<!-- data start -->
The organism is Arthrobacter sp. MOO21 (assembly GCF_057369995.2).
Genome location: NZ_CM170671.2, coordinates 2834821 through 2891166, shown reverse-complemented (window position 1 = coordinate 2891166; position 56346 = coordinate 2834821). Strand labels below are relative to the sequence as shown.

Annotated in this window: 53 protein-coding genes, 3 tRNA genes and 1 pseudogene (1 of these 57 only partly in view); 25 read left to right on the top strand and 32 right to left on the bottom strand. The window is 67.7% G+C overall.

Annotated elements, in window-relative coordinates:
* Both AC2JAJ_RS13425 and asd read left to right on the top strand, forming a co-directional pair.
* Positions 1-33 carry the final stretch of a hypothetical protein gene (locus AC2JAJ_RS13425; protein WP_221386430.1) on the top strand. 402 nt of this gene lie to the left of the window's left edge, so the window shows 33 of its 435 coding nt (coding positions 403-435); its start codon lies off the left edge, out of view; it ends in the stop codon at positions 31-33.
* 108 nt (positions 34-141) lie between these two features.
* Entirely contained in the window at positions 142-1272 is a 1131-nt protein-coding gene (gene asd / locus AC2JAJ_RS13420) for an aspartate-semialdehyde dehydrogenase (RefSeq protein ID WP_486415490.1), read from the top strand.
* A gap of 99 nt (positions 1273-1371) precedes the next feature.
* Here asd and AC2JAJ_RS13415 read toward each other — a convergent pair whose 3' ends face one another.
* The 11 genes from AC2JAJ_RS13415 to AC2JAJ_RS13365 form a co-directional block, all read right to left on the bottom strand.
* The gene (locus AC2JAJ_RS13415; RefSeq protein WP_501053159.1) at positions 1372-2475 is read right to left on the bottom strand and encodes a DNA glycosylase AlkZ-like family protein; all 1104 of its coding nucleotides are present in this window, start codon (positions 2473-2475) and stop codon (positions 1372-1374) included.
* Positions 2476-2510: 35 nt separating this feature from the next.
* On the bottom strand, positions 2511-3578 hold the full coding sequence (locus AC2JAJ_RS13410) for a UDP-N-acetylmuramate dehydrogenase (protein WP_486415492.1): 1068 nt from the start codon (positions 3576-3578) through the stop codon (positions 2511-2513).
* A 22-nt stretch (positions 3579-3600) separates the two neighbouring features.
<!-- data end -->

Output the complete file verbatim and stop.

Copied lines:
The organism is Arthrobacter sp. MOO21 (assembly GCF_057369995.2).
Genome location: NZ_CM170671.2, coordinates 2834821 through 2891166, shown reverse-complemented (window position 1 = coordinate 2891166; position 56346 = coordinate 2834821). Strand labels below are relative to the sequence as shown.

Annotated in this window: 53 protein-coding genes, 3 tRNA genes and 1 pseudogene (1 of these 57 only partly in view); 25 read left to right on the top strand and 32 right to left on the bottom strand. The window is 67.7% G+C overall.

Annotated elements, in window-relative coordinates:
* Both AC2JAJ_RS13425 and asd read left to right on the top strand, forming a co-directional pair.
* Positions 1-33 carry the final stretch of a hypothetical protein gene (locus AC2JAJ_RS13425; protein WP_221386430.1) on the top strand. 402 nt of this gene lie to the left of the window's left edge, so the window shows 33 of its 435 coding nt (coding positions 403-435); its start codon lies off the left edge, out of view; it ends in the stop codon at positions 31-33.
* 108 nt (positions 34-141) lie between these two features.
* Entirely contained in the window at positions 142-1272 is a 1131-nt protein-coding gene (gene asd / locus AC2JAJ_RS13420) for an aspartate-semialdehyde dehydrogenase (RefSeq protein ID WP_486415490.1), read from the top strand.
* A gap of 99 nt (positions 1273-1371) precedes the next feature.
* Here asd and AC2JAJ_RS13415 read toward each other — a convergent pair whose 3' ends face one another.
* The 11 genes from AC2JAJ_RS13415 to AC2JAJ_RS13365 form a co-directional block, all read right to left on the bottom strand.
* The gene (locus AC2JAJ_RS13415; RefSeq protein WP_501053159.1) at positions 1372-2475 is read right to left on the bottom strand and encodes a DNA glycosylase AlkZ-like family protein; all 1104 of its coding nucleotides are present in this window, start codon (positions 2473-2475) and stop codon (positions 1372-1374) included.
* Positions 2476-2510: 35 nt separating this feature from the next.
* On the bottom strand, positions 2511-3578 hold the full coding sequence (locus AC2JAJ_RS13410) for a UDP-N-acetylmuramate dehydrogenase (protein WP_486415492.1): 1068 nt from the start codon (positions 3576-3578) through the stop codon (positions 2511-2513).
* A 22-nt stretch (positions 3579-3600) separates the two neighbouring features.